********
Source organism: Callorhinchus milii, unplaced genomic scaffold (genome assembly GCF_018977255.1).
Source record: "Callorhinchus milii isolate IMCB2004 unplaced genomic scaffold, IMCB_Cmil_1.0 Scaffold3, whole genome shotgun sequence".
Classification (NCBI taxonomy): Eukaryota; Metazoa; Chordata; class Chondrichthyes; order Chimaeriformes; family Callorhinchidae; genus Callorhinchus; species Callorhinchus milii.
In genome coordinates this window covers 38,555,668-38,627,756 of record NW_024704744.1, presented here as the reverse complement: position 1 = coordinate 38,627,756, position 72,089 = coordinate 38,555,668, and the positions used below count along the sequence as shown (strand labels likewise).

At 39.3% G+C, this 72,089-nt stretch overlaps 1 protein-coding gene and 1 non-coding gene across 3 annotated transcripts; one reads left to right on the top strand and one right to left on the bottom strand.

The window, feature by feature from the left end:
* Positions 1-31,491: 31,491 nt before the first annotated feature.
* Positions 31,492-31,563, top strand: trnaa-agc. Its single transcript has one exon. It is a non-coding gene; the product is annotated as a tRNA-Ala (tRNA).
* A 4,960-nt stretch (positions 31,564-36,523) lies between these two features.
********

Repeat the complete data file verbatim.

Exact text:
Source organism: Callorhinchus milii, unplaced genomic scaffold (genome assembly GCF_018977255.1).
Source record: "Callorhinchus milii isolate IMCB2004 unplaced genomic scaffold, IMCB_Cmil_1.0 Scaffold3, whole genome shotgun sequence".
Classification (NCBI taxonomy): Eukaryota; Metazoa; Chordata; class Chondrichthyes; order Chimaeriformes; family Callorhinchidae; genus Callorhinchus; species Callorhinchus milii.
In genome coordinates this window covers 38,555,668-38,627,756 of record NW_024704744.1, presented here as the reverse complement: position 1 = coordinate 38,627,756, position 72,089 = coordinate 38,555,668, and the positions used below count along the sequence as shown (strand labels likewise).

At 39.3% G+C, this 72,089-nt stretch overlaps 1 protein-coding gene and 1 non-coding gene across 3 annotated transcripts; one reads left to right on the top strand and one right to left on the bottom strand.

The window, feature by feature from the left end:
* Positions 1-31,491: 31,491 nt before the first annotated feature.
* Positions 31,492-31,563, top strand: trnaa-agc. Its single transcript has one exon. It is a non-coding gene; the product is annotated as a tRNA-Ala (tRNA).
* A 4,960-nt stretch (positions 31,564-36,523) lies between these two features.